Your next step up is DSL, or a digital subscriber line. This type of connection allows subscribers to get a high speed connection through regular phone lines. Anyone who is connected to the phone grid should be able to access this service. Max download speeds are increased to 400 Mbps with DSL. It’s not the fastest option out there, but it should be okay for surfing the web and checking emails.
The most popular option for high speed internet service over the past couple decades has been cable. Our houses were already run with the necessary infrastructure, and it boasts speeds of up to 500 Mbps. If you were spending your online time playing games or streaming movies, cable was a must. Today, we’ve got even faster technology.
The future of the internet is built on fiber optic cables. It’s the fastest on the market, and boasts a number of benefits that make it outshine every other available technology. In the war of bandwidth vs speed, fiber optic is king. Here are some of the reasons fiber optic internet is considered future proof.
- Provides gig speed internet
- Provides greater bandwidth than any other technology
- Identical upload and download speeds
- Preserves data integrity over long distances
Too Many Connected Devices
In the same way, opening all your faucets decreases water pressure, and too many devices reduces your internet speeds. If your family is streaming videos on multiple devices at once, your internet speeds will take a hit. Add in the connected appliances and neighbors who share your bandwidth, and you’ve got hundreds of faucets running. If the bandwidth in your neighborhood isn’t great enough, you may need an upgrade. Always balance bandwidth vs internet speed against your usage for the best value.
Bandwidth vs internet speed isn’t the only place we should look to improve internet speeds. If you’ve tried everything and your internet still seems slower than it should be, it could be your hardware. Computers, routers, and other devices are built to handle the technology of the day. If your devices are dated, they could deliver slower internet speeds.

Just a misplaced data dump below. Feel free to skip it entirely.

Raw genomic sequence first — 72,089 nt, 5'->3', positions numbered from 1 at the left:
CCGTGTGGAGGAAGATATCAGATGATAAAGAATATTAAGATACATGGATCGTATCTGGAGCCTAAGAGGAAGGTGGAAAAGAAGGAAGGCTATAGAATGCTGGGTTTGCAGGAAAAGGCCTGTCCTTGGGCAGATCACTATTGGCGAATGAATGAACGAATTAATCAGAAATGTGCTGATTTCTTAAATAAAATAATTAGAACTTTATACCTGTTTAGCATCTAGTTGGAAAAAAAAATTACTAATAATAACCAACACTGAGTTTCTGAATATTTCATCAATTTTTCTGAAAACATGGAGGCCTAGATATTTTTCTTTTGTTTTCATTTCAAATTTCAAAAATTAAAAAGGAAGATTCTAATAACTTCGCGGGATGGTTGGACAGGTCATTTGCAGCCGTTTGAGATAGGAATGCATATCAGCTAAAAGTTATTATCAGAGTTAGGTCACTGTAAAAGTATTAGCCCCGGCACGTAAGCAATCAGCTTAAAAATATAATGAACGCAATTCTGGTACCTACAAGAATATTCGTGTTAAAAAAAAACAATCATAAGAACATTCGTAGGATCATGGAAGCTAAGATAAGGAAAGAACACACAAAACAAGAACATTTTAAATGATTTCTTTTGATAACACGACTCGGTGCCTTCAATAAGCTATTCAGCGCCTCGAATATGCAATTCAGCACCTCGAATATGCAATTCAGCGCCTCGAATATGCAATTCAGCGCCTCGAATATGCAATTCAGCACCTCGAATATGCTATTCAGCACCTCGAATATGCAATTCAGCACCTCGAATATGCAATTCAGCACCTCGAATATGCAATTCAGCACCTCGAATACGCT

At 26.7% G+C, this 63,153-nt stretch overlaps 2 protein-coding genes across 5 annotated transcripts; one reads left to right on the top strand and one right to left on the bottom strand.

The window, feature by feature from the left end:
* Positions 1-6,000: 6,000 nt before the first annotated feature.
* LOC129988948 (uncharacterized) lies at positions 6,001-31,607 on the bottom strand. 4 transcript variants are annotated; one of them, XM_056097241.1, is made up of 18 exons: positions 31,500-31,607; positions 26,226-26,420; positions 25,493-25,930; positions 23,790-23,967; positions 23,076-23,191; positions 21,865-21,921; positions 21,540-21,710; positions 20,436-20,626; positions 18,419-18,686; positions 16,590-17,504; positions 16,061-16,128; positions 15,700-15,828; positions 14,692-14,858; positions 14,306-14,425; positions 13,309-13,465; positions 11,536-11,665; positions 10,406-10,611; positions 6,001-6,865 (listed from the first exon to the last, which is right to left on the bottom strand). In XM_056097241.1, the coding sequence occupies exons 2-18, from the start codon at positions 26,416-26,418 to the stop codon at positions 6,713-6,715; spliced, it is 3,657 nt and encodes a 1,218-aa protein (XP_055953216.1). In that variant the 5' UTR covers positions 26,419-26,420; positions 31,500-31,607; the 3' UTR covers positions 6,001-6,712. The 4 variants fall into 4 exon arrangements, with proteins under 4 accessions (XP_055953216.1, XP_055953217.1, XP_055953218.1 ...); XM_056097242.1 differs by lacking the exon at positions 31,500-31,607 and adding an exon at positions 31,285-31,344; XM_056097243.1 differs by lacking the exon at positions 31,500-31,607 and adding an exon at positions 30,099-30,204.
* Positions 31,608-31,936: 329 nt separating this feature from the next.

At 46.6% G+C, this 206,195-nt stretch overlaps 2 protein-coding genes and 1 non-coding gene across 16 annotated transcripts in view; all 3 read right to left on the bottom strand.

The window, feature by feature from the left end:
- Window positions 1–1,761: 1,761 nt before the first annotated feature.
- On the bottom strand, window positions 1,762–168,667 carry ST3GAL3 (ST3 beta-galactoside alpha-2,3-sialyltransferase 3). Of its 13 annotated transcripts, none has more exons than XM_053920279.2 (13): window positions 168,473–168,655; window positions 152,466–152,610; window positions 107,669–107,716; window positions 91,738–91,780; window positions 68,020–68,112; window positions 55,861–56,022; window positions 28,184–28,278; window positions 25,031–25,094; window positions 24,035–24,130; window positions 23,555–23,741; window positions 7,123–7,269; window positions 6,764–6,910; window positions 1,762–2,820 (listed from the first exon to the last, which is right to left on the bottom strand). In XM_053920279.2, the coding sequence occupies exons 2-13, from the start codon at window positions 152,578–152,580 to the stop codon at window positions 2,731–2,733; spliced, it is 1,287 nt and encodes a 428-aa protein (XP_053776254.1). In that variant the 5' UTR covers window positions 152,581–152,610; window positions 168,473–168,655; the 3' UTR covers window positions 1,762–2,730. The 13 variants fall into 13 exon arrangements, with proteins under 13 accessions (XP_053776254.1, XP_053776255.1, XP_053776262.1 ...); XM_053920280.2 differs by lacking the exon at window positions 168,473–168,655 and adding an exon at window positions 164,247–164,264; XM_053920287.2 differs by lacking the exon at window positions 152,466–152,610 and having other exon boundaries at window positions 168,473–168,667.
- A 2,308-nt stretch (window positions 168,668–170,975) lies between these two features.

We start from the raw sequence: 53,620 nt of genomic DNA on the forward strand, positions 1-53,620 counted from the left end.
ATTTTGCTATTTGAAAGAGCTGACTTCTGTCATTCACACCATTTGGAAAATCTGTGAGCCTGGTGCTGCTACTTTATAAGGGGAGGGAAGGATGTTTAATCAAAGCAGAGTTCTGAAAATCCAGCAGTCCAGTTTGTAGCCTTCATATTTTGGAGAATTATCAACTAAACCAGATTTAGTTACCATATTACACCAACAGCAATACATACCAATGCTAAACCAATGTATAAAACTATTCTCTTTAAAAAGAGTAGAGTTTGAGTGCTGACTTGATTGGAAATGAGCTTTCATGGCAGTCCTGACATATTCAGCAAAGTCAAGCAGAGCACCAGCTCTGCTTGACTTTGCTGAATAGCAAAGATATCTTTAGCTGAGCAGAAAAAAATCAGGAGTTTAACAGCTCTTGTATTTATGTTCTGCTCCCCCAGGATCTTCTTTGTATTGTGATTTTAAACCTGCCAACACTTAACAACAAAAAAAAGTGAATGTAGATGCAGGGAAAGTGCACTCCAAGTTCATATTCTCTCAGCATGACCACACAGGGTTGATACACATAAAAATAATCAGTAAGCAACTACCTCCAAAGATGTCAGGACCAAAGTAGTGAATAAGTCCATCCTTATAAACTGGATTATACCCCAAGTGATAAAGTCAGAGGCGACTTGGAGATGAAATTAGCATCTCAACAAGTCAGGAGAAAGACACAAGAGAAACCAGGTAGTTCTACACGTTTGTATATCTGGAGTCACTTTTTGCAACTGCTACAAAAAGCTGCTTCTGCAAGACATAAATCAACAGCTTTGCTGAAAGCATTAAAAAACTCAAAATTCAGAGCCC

Another reason your internet speeds could be suffering is due to viruses or spyware. Viruses, spyware, and malware often run scripts that can use significant memory. Check your computers for viruses regularly to ensure you aren’t exposing your information.
Increasing Internet Speeds
As fast as internet speeds have gotten these days, we always want more. More speed means less buffering and increased productivity. The first thing we need to do to increase our speeds is to determine the cause of our slow speeds.
Run a Speed Test (or Two)
The first step to determining where your bottleneck exists is to run some speed tests. There are a number of free services online, and some internet service providers offer speed tests of their own. One speed test will give you a result, but the more you do, the more accurate the results are.
Also, perform your speed tests with a wired connection. This will help you eliminate your router as the cause of the slowdown. Performing your tests at different times of day will help you account for increased usage in the neighborhood.
Speed tests will be able to tell you what upload speeds and download speeds you are actually getting. If those numbers don’t cut it for you, it’s time to do something about it.
Evaluate your Internet Service Level
Whether at work or play, more bandwidth makes everything we do online a whole lot quicker. So, how do we increase bandwidth?
Talk to your current provider
You may just need to upgrade your service to increase your speeds. Most providers offer multiple different levels of service. If your current speeds are leaving much to be desired, it may be time to level up. Also, if your usage has recently gone up, you may need more speed than you did before.
Switch to a new provider
If your current provider doesn’t offer the speeds you’re after, it may be time to make a switch. For example, online gaming and uploading videos require solid upload speeds. If you’re not having the experience you expect, even at the top service tier, you may need a new provider.
Choose the Best Internet Service Provider
Familiarity with the bandwidth vs internet speed debate will give you the tools you need to choose the right service. Be realistic about your usage. Also, take inventory of all the things in your home that use bandwidth. Some can be turned off or used sparingly to maximize your available bandwidth.
To ensure you have the reliable bandwidth you need, choosing the right service provider is key. Providers with better infrastructure can deliver top speeds and unmatched reliability. Reach out to see how affordable a great connection can be.